Gori attacks CLC

The efforts of Gori to drum up support for MMP went overboard. On August 31, he dedicated his Straight Thoughts column to attacking Campaign Life Coaliton – the organization that birthed the Family Coalition Party – because the political arm of the pro-life movement in Canada had the temerity to outline the reasons for its opposition to PR. CLC said that proportional representation is undemocratic, because it would further empower the elite of all parties to appoint candidates (the party lists from which proportionately allocated MPPs would be chosen) and limit the ability of grassroots pro-lifers to educate and lobby MPPs.

Gori said CLC was “committing suicide” with its opposition PR: “After 30 years of unsuccessful lobbying of the main political parties, both provincially and federally, Campaign Life Coalition, the lobbying arm of the pro-life movement, now attempts suicide.” He then explained, “They are opposing the best chance in Ontario’s history to have a political party in the legislature, representing pro-life and pro-family values.”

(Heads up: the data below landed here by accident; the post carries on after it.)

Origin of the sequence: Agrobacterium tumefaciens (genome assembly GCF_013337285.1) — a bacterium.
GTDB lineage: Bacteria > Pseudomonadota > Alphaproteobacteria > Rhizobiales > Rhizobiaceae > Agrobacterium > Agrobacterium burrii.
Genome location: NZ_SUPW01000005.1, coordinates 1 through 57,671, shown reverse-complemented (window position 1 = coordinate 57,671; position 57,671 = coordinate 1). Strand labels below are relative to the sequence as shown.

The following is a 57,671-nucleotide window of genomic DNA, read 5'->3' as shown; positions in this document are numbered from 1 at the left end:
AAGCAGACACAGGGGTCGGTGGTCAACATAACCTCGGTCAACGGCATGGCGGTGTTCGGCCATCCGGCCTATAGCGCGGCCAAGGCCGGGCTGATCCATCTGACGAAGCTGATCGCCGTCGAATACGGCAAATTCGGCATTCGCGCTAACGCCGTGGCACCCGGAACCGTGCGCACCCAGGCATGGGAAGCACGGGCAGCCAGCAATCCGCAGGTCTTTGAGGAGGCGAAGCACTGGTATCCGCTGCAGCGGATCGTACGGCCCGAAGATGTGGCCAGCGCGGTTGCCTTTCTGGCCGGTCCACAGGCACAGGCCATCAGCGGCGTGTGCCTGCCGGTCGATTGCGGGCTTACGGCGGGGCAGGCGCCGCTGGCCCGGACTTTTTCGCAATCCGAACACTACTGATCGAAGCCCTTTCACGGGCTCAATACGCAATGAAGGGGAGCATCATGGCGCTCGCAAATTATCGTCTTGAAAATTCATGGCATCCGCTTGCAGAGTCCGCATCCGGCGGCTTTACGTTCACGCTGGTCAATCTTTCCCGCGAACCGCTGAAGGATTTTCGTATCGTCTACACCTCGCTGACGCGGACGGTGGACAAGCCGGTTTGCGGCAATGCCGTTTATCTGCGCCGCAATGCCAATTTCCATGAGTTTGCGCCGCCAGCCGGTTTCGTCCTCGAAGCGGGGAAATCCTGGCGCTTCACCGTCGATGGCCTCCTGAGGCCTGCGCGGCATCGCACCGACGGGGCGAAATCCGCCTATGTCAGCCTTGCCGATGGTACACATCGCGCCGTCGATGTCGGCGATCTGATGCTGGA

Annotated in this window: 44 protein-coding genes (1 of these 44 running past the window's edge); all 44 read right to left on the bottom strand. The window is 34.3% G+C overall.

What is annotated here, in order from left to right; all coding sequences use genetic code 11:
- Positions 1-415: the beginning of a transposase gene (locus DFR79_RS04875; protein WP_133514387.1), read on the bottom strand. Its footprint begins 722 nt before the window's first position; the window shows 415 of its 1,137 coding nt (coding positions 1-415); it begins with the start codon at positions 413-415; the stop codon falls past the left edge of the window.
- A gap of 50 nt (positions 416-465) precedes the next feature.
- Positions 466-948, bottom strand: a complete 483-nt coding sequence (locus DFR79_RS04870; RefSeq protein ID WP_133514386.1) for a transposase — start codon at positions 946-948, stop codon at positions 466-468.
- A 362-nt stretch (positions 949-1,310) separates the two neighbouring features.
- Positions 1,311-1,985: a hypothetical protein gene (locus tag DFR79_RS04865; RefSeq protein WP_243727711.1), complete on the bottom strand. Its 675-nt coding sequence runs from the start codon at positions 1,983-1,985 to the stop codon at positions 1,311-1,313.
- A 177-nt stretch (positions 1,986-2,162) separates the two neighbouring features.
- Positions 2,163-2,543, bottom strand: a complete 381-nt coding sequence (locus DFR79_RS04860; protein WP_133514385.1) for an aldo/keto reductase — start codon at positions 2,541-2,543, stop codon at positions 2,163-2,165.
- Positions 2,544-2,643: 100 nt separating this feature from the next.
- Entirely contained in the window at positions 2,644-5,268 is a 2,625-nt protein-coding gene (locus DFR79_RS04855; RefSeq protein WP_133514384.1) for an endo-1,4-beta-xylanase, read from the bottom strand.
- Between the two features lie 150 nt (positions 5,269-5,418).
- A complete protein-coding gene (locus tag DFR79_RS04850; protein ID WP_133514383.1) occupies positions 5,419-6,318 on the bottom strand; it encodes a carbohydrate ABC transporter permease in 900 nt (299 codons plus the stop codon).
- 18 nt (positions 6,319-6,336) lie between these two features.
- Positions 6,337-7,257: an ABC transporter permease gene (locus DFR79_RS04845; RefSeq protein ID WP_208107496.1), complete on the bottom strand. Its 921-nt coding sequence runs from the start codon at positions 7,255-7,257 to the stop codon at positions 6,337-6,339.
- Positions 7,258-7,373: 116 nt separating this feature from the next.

Gori maintained that if 20 per cent of Ontario is pro-life, the FCP would get one-fifth of the MPPs, never mind that pro-lifers have never voted as a block and have demonstrated that partisan allegiances remain strong despite having policies and leaders inimical to the cause of life.

Gori criticized the CLC for choosing to “part ways” with the only pro-life party in Ontario, saying “their lack of vision is a disaster for the pro-life cause and for Canada.”

In a subsequent e-mail, Gori apologized for some unnecessarily harsh language, but then insisted that CLC remain silent on the issue of electoral reform for the remainder of the Ontario election.

CLC has never parted ways with the FCP. They disagreed over the issue of electoral reform and in its newsletter, CLC continued to urge grassroots pro-lifers to support the FCP. CLC also assisted candidates by calling supporters in many FCP-contested ridings, uriging them to vote for the FCP candidate.